According to a recent article by Fortune, Oracle is behind a group called the Google Transparency Project, a group that is trying to uncover what it sees as secret decisions between the government and the search giant.
When the group was initially announced earlier this year, the fact that they used the word “transparency,” when it was less than obvious where the money was coming from to fund the project, seemed a conundrum.
A report by Fortune back in April speculated that it might be Microsoft (which denied the charges) or Oracle, which gave no comment at the time.
Now it is obvious that the software company may have its fingers in the pot of the Google Transparency Project. After a very public loss in its copyright case where a jury found that its use of Java APIs in Android didn't infringe on Oracle's copyrights, Oracle has publicly come out as a backer of the project.
“Oracle is absolutely a contributor (one of many) to the Transparency Project. This is important information for the public to know. It is 100 per cent public records and accurate,” said Ken Glueck, Senior Vice President of Oracle to Fortune.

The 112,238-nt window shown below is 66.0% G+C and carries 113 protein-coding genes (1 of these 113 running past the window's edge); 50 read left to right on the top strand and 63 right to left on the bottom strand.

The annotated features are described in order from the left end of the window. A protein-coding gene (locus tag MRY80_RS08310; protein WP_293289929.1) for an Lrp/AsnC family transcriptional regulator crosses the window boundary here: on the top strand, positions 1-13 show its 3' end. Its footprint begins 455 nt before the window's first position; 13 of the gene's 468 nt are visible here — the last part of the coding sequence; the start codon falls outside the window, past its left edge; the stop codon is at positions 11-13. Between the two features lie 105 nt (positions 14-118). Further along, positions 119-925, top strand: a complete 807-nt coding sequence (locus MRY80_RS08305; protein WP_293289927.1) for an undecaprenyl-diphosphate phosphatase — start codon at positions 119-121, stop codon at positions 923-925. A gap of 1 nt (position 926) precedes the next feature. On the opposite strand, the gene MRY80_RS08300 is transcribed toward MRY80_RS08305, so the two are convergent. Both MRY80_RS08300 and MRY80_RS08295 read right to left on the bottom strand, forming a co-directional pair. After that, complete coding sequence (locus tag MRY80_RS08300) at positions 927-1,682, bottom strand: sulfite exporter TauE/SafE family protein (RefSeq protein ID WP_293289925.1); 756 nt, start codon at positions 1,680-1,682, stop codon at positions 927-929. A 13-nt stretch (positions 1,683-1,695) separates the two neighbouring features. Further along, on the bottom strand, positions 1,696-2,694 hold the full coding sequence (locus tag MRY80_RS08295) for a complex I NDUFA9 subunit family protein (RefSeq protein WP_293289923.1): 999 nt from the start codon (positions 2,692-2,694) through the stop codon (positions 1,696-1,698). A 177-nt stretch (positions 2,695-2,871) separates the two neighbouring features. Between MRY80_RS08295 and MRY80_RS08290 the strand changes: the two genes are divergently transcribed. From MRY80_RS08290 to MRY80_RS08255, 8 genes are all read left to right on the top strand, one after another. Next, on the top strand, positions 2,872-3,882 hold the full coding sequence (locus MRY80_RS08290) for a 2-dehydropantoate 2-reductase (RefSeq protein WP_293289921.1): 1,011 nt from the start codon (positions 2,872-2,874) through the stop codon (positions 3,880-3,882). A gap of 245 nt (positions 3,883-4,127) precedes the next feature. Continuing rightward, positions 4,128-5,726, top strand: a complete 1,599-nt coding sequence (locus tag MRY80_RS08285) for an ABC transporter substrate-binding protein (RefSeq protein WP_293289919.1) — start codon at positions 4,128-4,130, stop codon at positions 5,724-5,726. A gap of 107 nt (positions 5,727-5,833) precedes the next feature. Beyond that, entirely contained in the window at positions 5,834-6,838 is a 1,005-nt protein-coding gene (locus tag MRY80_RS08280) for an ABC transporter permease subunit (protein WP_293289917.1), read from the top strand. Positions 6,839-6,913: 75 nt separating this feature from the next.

The Google Transparency Project is a part of the Campaign for Accountability, a Washington non-profit that promotes transparency and “uses research, litigation and aggressive communications to expose misconduct and malfeasance in public life. Millions of Americans’ lives are negatively impacted by decisions made behind the doors of corporate boardrooms, government offices, and shadowy nonprofit groups,” said a statement on the campaign’s website.
While Oracle is now on record as being a part of the group, Microsoft denies any involvement. This is another example of “astroturfing,” where wealthy companies mask their funding of what appear to be grassroots campaigns.
Google has not commented on the matter.